Executive Profile: Buddy Brundo of Conway Recording

Starting as an engineer, Buddy Brundo purchased Conway Recording with his wife in 1976 and transformed it from a modest facility into a world-class studio. Besides serving what seems like every musical superstar under the sun, they also accommodate video shoots, most recently handling the interior studio scenes for Straight Outta Compton.

Early Days
My wife and I moved to Los Angeles in 1972. I got a job at Conway. Susan and I were working there. In July 1976, the co-owners offered me the opportunity to buy it. Back then, it was just a 6,000 square foot lot. From then on, I was busy.

Last of a Breed
My wife would be manager and I’d be engineer. It kept getting busier and we bought more property. We have 54,000 square feet and three studios. The terrible thing is my friends are gone. Of the studios we had in the ‘80s, there are few left. The only original owners are Sunset Sound. Everybody else has been through two or three owners. I’m the last family guy standing.

Hit the Roof
I’d worked in places as an engineer with compression ceilings and hated them. I met Vincent Van Haaff in 1978, and we started talking about remodeling the original Studio A. He came up with this idea of an expansion ceiling. Studio A was built like that and it was a hit. Vincent has built rooms all over the world like that.

Work Someplace Beautiful
As an engineer, I worked in cave-like facilities. Most studios were like that. I quit engineering, because I got claustrophobic. At Conway, there are windows everywhere. Everything is open.

At Universal and Disney I saw the way the studios dealt with sound stages and walkways between rooms. That’s how I developed Conway. Brick pathways between the studios and landscaped like Hawaii. Everything’s gigantic and beautiful. The landscaping has been as big a part of building the studios as the studios themselves. I have to go there every day and I want a place that is beautiful. I love Hawaii and thought, “I’m not going to go in this room inside of a room inside of a room inside of a room.”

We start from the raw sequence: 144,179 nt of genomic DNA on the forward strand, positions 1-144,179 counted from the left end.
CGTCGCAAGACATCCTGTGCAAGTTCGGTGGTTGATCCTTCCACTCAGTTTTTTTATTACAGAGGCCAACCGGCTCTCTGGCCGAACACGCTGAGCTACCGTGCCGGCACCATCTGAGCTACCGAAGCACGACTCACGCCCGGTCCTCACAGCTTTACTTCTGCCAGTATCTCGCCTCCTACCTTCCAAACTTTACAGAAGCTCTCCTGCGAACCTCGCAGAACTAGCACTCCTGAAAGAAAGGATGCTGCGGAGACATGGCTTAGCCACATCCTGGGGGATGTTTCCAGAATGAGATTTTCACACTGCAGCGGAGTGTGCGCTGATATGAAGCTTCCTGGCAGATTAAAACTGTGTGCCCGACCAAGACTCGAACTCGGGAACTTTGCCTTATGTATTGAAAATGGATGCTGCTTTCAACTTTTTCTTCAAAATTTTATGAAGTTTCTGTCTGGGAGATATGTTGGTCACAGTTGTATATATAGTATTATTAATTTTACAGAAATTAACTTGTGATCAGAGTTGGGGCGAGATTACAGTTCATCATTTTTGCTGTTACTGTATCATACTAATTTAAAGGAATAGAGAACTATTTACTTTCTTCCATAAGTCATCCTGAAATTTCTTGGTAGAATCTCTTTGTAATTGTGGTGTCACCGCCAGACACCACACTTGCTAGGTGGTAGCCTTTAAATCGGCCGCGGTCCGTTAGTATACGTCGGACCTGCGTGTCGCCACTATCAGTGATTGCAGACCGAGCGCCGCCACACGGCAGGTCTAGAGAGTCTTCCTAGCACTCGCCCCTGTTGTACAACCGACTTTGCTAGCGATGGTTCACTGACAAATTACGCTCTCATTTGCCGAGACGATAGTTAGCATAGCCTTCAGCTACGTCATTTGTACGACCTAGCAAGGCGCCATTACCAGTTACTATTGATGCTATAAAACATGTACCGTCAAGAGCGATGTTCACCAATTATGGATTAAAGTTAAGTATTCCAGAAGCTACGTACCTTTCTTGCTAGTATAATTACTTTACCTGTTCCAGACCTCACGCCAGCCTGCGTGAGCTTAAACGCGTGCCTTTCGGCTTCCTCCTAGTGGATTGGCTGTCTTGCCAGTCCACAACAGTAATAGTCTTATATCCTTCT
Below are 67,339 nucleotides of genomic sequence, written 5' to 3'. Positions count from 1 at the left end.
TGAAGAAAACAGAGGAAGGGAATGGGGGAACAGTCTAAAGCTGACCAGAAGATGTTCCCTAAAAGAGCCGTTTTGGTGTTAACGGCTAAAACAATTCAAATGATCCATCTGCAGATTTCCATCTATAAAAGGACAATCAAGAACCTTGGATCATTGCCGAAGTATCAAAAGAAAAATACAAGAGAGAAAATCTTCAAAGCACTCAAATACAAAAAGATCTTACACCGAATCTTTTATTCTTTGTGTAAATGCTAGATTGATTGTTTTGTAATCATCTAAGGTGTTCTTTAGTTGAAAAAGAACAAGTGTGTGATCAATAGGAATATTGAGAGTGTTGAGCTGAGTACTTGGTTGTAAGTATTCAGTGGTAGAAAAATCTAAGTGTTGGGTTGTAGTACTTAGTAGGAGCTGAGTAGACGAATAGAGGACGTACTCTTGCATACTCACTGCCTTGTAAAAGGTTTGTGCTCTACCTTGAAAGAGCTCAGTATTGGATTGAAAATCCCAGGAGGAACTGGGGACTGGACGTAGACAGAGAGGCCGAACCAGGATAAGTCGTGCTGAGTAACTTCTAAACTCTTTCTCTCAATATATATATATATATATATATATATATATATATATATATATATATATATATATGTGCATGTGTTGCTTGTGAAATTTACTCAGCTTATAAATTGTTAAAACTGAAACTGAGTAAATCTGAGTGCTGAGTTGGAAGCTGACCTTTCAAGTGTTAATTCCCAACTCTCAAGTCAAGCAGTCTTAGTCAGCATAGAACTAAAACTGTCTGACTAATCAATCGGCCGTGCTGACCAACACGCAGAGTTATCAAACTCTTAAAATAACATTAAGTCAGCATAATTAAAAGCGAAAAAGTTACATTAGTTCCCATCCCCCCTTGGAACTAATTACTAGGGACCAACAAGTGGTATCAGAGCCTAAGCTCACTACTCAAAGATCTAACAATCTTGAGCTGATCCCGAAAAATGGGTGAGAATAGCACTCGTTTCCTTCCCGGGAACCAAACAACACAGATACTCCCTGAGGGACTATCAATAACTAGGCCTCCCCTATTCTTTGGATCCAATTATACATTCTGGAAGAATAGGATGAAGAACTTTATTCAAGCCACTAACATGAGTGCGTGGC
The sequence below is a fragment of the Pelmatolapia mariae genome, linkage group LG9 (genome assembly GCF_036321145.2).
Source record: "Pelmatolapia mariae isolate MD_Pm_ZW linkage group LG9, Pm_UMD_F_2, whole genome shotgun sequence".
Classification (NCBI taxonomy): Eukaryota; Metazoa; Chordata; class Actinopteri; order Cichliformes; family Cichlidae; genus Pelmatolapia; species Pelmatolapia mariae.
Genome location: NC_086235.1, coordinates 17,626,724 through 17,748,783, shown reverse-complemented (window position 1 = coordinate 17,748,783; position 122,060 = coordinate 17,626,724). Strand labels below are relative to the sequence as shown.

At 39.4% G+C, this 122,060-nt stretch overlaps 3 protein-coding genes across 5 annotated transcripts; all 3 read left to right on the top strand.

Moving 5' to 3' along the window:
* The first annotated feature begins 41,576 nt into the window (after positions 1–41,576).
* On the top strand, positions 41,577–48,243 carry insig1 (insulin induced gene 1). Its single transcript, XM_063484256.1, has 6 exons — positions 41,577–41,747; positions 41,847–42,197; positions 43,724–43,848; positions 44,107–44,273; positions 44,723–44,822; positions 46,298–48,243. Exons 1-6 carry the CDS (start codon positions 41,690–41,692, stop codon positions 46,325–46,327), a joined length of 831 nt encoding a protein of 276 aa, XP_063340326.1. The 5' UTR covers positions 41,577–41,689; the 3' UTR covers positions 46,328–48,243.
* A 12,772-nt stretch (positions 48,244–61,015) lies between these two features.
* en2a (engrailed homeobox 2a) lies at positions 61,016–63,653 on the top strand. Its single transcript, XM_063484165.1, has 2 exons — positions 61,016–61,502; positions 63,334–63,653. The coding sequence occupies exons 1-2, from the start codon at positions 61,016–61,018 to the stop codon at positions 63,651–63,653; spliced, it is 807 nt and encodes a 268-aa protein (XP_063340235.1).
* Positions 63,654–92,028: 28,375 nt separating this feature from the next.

Potty Breaks
I didn’t put toilets close to the control rooms, because I’d worked in enough places where the toilet’s right there. The producer gives you a minute to pee and a minute to come back. I need a break. You have to actually go out of the room and walk into the house to get to a bathroom, which gives you a minute to relax, calm down, change the air, change the environment. Go outside. A lot of people like that and some don’t.

The Cost of Maintenance
There’s nothing that you buy from the factory and plug in at Conway anymore—everything’s custom. The more visionary I got, the more money I spent on equipment and gear and keeping up. Last year, I replaced 6,000 switches on all three of our consoles, because they were getting noisy. Engineers were complaining. I found the switches in Europe. There’s over 1,100,000 solder points. It was a big job, but the boards work perfectly.

Studio Psychology
After several years, my wife said, “You don’t really need me,” so she became a psychotherapist. That was helpful, because her input was always valuable. I should have paid more attention to it in a few instances. Anyway, you learn from your mistakes.

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